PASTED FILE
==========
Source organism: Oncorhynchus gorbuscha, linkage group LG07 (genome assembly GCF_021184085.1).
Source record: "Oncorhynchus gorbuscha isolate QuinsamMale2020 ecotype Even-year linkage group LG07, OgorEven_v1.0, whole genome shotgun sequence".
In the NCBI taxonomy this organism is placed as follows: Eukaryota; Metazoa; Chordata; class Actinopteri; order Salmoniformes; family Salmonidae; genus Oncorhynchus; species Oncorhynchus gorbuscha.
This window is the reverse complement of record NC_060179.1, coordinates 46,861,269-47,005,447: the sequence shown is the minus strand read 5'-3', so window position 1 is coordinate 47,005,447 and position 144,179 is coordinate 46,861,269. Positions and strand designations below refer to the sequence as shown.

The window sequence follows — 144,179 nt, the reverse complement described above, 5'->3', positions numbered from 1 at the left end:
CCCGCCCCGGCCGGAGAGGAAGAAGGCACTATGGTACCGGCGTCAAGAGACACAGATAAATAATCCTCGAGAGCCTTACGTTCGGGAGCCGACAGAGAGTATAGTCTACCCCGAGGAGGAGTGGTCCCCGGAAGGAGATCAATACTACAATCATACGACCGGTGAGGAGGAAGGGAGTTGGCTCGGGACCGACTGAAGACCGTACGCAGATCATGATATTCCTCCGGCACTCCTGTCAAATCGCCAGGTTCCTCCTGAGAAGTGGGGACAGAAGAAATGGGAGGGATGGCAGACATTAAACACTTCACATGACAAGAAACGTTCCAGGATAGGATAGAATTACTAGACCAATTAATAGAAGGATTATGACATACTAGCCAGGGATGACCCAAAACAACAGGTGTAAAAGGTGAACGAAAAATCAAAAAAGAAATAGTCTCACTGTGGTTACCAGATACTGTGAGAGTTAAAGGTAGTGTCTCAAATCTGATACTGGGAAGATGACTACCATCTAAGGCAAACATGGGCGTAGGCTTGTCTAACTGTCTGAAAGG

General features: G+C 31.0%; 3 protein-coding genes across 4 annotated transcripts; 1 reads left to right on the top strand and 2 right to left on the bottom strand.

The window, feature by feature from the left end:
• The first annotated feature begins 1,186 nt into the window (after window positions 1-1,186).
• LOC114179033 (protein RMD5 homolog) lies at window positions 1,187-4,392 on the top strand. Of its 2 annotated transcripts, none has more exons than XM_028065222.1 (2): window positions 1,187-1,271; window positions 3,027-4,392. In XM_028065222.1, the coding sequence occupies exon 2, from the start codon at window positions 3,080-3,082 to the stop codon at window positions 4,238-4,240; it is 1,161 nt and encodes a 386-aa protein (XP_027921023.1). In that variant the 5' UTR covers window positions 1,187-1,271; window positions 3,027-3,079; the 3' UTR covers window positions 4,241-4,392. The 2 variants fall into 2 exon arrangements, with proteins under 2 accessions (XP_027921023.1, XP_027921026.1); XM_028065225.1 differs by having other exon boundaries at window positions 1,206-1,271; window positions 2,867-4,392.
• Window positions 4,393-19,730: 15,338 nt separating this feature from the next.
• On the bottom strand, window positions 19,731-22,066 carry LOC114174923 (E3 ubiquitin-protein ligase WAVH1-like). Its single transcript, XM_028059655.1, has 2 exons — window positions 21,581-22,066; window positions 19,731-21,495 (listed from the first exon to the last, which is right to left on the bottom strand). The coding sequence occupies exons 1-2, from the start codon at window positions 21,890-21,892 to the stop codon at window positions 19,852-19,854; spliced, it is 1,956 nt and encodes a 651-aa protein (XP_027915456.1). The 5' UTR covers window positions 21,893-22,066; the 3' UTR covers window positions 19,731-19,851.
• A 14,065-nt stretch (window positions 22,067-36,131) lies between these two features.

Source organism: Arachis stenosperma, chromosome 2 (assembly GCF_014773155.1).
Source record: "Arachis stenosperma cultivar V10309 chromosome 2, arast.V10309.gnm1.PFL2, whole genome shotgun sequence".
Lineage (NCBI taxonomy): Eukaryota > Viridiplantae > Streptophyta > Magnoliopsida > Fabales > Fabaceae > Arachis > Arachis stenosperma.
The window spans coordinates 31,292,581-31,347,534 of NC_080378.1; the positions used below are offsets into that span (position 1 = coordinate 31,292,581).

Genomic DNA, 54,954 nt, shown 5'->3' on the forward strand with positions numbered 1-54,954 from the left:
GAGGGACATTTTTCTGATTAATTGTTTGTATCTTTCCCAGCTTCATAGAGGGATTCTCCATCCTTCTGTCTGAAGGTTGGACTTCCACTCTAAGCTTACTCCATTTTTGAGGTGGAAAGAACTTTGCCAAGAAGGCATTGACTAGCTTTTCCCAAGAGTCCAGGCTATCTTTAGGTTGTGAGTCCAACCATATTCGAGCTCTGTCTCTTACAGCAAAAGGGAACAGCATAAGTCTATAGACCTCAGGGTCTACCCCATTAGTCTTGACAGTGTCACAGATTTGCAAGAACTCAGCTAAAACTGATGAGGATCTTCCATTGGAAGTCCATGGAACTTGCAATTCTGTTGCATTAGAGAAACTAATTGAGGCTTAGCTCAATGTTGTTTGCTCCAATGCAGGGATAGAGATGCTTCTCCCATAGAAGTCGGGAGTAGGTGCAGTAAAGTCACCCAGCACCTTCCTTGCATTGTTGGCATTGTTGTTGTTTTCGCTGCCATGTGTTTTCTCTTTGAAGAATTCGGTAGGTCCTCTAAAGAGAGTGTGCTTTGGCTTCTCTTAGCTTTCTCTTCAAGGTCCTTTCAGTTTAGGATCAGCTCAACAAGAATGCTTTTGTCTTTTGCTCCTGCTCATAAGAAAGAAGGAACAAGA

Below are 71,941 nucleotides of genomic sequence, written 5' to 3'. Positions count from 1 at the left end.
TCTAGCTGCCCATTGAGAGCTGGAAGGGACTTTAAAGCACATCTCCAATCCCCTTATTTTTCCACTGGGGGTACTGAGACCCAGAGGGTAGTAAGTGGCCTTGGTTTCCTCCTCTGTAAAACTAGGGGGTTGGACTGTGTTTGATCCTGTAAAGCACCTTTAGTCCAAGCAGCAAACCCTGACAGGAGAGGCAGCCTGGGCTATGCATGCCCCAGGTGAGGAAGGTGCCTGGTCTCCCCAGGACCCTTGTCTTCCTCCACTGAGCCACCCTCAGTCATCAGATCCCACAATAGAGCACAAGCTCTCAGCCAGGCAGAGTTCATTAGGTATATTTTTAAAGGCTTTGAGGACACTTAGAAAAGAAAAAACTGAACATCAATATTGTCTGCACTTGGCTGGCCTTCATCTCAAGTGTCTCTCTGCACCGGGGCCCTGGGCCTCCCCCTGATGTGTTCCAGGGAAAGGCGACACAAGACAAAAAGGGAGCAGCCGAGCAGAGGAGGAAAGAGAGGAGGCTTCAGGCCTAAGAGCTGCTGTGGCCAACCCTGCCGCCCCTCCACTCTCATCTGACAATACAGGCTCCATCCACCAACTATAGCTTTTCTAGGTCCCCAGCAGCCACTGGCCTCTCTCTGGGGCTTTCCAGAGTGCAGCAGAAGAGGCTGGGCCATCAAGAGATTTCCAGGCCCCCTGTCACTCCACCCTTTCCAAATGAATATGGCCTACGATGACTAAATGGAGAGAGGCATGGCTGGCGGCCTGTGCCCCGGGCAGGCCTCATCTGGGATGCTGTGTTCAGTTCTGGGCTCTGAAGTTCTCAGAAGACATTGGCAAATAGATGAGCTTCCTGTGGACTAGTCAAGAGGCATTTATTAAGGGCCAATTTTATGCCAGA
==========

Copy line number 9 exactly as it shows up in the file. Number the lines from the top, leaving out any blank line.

• The first annotated feature begins 1,186 nt into the window (after window positions 1-1,186).